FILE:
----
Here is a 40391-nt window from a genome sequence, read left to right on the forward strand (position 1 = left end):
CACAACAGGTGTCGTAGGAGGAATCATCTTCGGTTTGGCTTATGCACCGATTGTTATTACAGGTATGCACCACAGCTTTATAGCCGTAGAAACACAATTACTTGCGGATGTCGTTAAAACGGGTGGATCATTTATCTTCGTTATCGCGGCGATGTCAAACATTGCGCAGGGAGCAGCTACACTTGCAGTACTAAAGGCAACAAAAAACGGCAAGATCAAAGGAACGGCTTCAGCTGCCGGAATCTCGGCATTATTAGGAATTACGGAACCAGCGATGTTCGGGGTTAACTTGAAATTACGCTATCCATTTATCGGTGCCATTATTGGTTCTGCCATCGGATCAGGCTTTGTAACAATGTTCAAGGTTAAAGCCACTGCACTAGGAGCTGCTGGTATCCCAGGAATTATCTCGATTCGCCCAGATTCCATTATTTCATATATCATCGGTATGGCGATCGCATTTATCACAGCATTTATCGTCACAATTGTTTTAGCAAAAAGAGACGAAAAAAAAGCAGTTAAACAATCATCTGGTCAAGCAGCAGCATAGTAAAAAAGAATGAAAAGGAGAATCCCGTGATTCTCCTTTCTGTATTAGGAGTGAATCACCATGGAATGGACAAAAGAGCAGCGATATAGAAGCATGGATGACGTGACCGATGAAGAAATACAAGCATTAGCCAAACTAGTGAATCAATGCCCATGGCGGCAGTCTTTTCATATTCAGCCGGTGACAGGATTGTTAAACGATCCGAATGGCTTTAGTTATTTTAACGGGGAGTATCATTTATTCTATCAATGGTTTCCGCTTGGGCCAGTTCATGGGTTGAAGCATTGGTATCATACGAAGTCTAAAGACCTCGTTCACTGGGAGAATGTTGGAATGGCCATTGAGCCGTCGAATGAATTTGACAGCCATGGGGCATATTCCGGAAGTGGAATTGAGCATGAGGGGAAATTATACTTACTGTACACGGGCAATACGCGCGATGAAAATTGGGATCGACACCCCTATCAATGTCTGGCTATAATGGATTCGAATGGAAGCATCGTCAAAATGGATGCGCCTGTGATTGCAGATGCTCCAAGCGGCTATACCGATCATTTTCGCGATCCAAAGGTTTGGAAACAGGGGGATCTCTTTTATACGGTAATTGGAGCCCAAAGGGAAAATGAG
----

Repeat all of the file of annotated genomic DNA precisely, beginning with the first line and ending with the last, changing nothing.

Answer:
Here is a 40391-nt window from a genome sequence, read left to right on the forward strand (position 1 = left end):
CACAACAGGTGTCGTAGGAGGAATCATCTTCGGTTTGGCTTATGCACCGATTGTTATTACAGGTATGCACCACAGCTTTATAGCCGTAGAAACACAATTACTTGCGGATGTCGTTAAAACGGGTGGATCATTTATCTTCGTTATCGCGGCGATGTCAAACATTGCGCAGGGAGCAGCTACACTTGCAGTACTAAAGGCAACAAAAAACGGCAAGATCAAAGGAACGGCTTCAGCTGCCGGAATCTCGGCATTATTAGGAATTACGGAACCAGCGATGTTCGGGGTTAACTTGAAATTACGCTATCCATTTATCGGTGCCATTATTGGTTCTGCCATCGGATCAGGCTTTGTAACAATGTTCAAGGTTAAAGCCACTGCACTAGGAGCTGCTGGTATCCCAGGAATTATCTCGATTCGCCCAGATTCCATTATTTCATATATCATCGGTATGGCGATCGCATTTATCACAGCATTTATCGTCACAATTGTTTTAGCAAAAAGAGACGAAAAAAAAGCAGTTAAACAATCATCTGGTCAAGCAGCAGCATAGTAAAAAAGAATGAAAAGGAGAATCCCGTGATTCTCCTTTCTGTATTAGGAGTGAATCACCATGGAATGGACAAAAGAGCAGCGATATAGAAGCATGGATGACGTGACCGATGAAGAAATACAAGCATTAGCCAAACTAGTGAATCAATGCCCATGGCGGCAGTCTTTTCATATTCAGCCGGTGACAGGATTGTTAAACGATCCGAATGGCTTTAGTTATTTTAACGGGGAGTATCATTTATTCTATCAATGGTTTCCGCTTGGGCCAGTTCATGGGTTGAAGCATTGGTATCATACGAAGTCTAAAGACCTCGTTCACTGGGAGAATGTTGGAATGGCCATTGAGCCGTCGAATGAATTTGACAGCCATGGGGCATATTCCGGAAGTGGAATTGAGCATGAGGGGAAATTATACTTACTGTACACGGGCAATACGCGCGATGAAAATTGGGATCGACACCCCTATCAATGTCTGGCTATAATGGATTCGAATGGAAGCATCGTCAAAATGGATGCGCCTGTGATTGCAGATGCTCCAAGCGGCTATACCGATCATTTTCGCGATCCAAAGGTTTGGAAACAGGGGGATCTCTTTTATACGGTAATTGGAGCCCAAAGGGAAAATGAG